As per the process, my office contacted the ministerial liaison officer for our region at Homeswest. We were told that they would arrange to have the mould removed and to send a structural engineer to assess the problems at both units. By January some basic mould cleaning had been done and workmen had been sent to look at the guttering problems, but a structural engineer still had not been to the property. In February we wrote to Homeswest again detailing the problems and, frustratingly, the further problems that the workmen who had been there had caused. In the meantime the guttering at the first unit had not been fixed to stop water getting into the eaves, and although they had installed more downpipes, they had not installed any soakwells, so this ended up causing more problems than it solved. A structural engineer attended at that point and noted the subsidence and lack of waterproofing at both units, and also the huge structural issues with the second unit. It was also noted that although some work had been carried out to the first unit, as I mentioned, to mend a cornice, the workmen had also sealed up the manhole cover, which now needs to be replaced as there is no manhole access in the property. Over the summer the heat caused further cracks in the buildings and ceilings; as there are now gaps in the walls and ceilings in both units, there were issues with dust, which exacerbated the asthma of the tenants of both units. My office was assured that these matters would be urgently investigated. Since then, my office has contacted both the tenants and the department’s liaison person at least once a month to follow this up.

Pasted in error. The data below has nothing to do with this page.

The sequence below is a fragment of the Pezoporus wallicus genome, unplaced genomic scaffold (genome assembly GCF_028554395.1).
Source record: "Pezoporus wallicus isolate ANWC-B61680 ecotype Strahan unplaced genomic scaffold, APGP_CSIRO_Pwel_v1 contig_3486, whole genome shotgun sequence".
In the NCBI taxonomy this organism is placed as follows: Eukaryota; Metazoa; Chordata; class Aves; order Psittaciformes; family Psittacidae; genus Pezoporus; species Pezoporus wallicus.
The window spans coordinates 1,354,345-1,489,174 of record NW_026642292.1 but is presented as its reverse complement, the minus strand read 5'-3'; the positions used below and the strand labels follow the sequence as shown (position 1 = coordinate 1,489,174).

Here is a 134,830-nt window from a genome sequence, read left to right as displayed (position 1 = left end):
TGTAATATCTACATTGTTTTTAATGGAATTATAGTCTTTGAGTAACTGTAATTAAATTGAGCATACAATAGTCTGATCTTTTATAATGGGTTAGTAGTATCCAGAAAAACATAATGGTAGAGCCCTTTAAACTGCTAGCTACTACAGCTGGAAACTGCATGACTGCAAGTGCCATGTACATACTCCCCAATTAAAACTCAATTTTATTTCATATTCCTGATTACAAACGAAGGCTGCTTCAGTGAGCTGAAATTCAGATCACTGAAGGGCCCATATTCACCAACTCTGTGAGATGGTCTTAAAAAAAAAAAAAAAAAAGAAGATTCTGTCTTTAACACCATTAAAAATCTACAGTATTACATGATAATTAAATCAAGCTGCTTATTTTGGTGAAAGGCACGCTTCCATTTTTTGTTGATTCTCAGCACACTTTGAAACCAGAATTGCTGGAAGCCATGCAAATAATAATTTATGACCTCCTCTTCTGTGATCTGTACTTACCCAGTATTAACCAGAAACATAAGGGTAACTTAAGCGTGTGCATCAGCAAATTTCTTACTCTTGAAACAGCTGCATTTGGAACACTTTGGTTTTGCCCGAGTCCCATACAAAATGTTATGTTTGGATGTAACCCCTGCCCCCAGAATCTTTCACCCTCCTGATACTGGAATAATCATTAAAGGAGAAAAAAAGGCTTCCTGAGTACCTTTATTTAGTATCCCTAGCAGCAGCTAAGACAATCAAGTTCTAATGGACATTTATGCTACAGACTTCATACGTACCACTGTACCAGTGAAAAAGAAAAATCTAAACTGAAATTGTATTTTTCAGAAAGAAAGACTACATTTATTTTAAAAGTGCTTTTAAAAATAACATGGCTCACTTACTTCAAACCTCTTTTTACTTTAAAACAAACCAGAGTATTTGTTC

In April, when none of the real issues had been addressed, we wrote directly to the minister and asked a question on notice in Parliament to find out when these problems would be addressed. The letter was dated 27 April 2012 and the questions were submitted on 1 May 2012. Last week—eight weeks later—I was given a cursory response from the minister to the question, in which he refused to answer any of the questions and stated that our letter would be responded to in due course. On further discussion with the liaison officer last week, after I had received the answer to my question, we found out that the department had apparently sent the letter to the minister’s office two weeks before. As of today—we are talking three weeks—my office still has not received a notification that the letter has been received, yet we have got the answer back to our question in Parliament, which did not actually answer any of the questions at all but simply said that we would get a letter in due course and that the answers would be in there.